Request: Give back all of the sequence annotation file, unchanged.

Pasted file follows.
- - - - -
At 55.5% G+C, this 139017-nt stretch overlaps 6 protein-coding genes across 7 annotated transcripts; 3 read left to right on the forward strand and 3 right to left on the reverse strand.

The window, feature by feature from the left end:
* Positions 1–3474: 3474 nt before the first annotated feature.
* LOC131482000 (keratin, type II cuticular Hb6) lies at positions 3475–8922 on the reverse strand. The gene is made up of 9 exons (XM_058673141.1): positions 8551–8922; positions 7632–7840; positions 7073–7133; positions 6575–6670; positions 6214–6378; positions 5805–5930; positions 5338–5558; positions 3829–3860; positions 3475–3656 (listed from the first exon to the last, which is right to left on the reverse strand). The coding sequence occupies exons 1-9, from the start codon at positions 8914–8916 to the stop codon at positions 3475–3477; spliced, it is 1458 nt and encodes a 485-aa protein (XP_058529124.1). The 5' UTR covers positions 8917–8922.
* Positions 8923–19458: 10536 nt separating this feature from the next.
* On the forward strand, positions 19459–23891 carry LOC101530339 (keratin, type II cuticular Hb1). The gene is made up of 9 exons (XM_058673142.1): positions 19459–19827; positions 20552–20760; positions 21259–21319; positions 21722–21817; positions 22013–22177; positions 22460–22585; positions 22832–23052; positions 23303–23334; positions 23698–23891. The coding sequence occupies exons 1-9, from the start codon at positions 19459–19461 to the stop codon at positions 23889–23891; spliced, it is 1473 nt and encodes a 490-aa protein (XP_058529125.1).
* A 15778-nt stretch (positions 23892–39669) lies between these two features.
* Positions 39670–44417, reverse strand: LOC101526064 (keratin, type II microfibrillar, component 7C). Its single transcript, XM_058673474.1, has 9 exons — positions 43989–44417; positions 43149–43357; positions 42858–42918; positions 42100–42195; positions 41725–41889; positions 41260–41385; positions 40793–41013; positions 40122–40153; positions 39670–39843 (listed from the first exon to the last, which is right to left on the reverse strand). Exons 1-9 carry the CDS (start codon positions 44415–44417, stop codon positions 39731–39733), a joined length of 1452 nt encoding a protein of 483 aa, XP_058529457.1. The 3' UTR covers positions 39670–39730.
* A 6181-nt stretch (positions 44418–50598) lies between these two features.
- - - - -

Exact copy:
At 55.5% G+C, this 139017-nt stretch overlaps 6 protein-coding genes across 7 annotated transcripts; 3 read left to right on the forward strand and 3 right to left on the reverse strand.

The window, feature by feature from the left end:
* Positions 1–3474: 3474 nt before the first annotated feature.
* LOC131482000 (keratin, type II cuticular Hb6) lies at positions 3475–8922 on the reverse strand. The gene is made up of 9 exons (XM_058673141.1): positions 8551–8922; positions 7632–7840; positions 7073–7133; positions 6575–6670; positions 6214–6378; positions 5805–5930; positions 5338–5558; positions 3829–3860; positions 3475–3656 (listed from the first exon to the last, which is right to left on the reverse strand). The coding sequence occupies exons 1-9, from the start codon at positions 8914–8916 to the stop codon at positions 3475–3477; spliced, it is 1458 nt and encodes a 485-aa protein (XP_058529124.1). The 5' UTR covers positions 8917–8922.
* Positions 8923–19458: 10536 nt separating this feature from the next.
* On the forward strand, positions 19459–23891 carry LOC101530339 (keratin, type II cuticular Hb1). The gene is made up of 9 exons (XM_058673142.1): positions 19459–19827; positions 20552–20760; positions 21259–21319; positions 21722–21817; positions 22013–22177; positions 22460–22585; positions 22832–23052; positions 23303–23334; positions 23698–23891. The coding sequence occupies exons 1-9, from the start codon at positions 19459–19461 to the stop codon at positions 23889–23891; spliced, it is 1473 nt and encodes a 490-aa protein (XP_058529125.1).
* A 15778-nt stretch (positions 23892–39669) lies between these two features.
* Positions 39670–44417, reverse strand: LOC101526064 (keratin, type II microfibrillar, component 7C). Its single transcript, XM_058673474.1, has 9 exons — positions 43989–44417; positions 43149–43357; positions 42858–42918; positions 42100–42195; positions 41725–41889; positions 41260–41385; positions 40793–41013; positions 40122–40153; positions 39670–39843 (listed from the first exon to the last, which is right to left on the reverse strand). Exons 1-9 carry the CDS (start codon positions 44415–44417, stop codon positions 39731–39733), a joined length of 1452 nt encoding a protein of 483 aa, XP_058529457.1. The 3' UTR covers positions 39670–39730.
* A 6181-nt stretch (positions 44418–50598) lies between these two features.